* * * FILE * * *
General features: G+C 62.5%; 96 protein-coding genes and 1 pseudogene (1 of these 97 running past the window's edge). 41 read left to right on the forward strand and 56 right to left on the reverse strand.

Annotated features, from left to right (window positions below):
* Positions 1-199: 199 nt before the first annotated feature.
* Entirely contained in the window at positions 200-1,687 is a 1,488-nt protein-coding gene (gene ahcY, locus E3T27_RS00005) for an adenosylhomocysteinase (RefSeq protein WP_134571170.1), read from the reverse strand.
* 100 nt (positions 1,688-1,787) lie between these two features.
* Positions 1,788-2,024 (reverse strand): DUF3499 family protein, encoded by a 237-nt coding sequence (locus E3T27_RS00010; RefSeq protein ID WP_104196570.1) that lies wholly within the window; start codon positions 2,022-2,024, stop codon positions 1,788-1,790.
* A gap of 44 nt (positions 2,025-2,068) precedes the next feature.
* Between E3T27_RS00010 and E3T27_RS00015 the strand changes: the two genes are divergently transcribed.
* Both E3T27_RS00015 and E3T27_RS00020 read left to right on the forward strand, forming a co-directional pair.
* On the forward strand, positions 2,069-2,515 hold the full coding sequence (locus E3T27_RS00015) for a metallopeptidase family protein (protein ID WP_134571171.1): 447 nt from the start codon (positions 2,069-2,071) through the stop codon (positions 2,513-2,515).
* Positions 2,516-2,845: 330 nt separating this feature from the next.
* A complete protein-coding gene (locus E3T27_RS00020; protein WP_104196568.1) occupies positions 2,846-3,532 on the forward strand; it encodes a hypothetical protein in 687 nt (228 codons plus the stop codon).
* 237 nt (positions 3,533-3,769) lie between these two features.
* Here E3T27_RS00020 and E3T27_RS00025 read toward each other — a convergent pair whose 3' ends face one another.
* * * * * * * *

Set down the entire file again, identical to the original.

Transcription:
General features: G+C 62.5%; 96 protein-coding genes and 1 pseudogene (1 of these 97 running past the window's edge). 41 read left to right on the forward strand and 56 right to left on the reverse strand.

Annotated features, from left to right (window positions below):
* Positions 1-199: 199 nt before the first annotated feature.
* Entirely contained in the window at positions 200-1,687 is a 1,488-nt protein-coding gene (gene ahcY, locus E3T27_RS00005) for an adenosylhomocysteinase (RefSeq protein WP_134571170.1), read from the reverse strand.
* 100 nt (positions 1,688-1,787) lie between these two features.
* Positions 1,788-2,024 (reverse strand): DUF3499 family protein, encoded by a 237-nt coding sequence (locus E3T27_RS00010; RefSeq protein ID WP_104196570.1) that lies wholly within the window; start codon positions 2,022-2,024, stop codon positions 1,788-1,790.
* A gap of 44 nt (positions 2,025-2,068) precedes the next feature.
* Between E3T27_RS00010 and E3T27_RS00015 the strand changes: the two genes are divergently transcribed.
* Both E3T27_RS00015 and E3T27_RS00020 read left to right on the forward strand, forming a co-directional pair.
* On the forward strand, positions 2,069-2,515 hold the full coding sequence (locus E3T27_RS00015) for a metallopeptidase family protein (protein ID WP_134571171.1): 447 nt from the start codon (positions 2,069-2,071) through the stop codon (positions 2,513-2,515).
* Positions 2,516-2,845: 330 nt separating this feature from the next.
* A complete protein-coding gene (locus E3T27_RS00020; protein WP_104196568.1) occupies positions 2,846-3,532 on the forward strand; it encodes a hypothetical protein in 687 nt (228 codons plus the stop codon).
* 237 nt (positions 3,533-3,769) lie between these two features.
* Here E3T27_RS00020 and E3T27_RS00025 read toward each other — a convergent pair whose 3' ends face one another.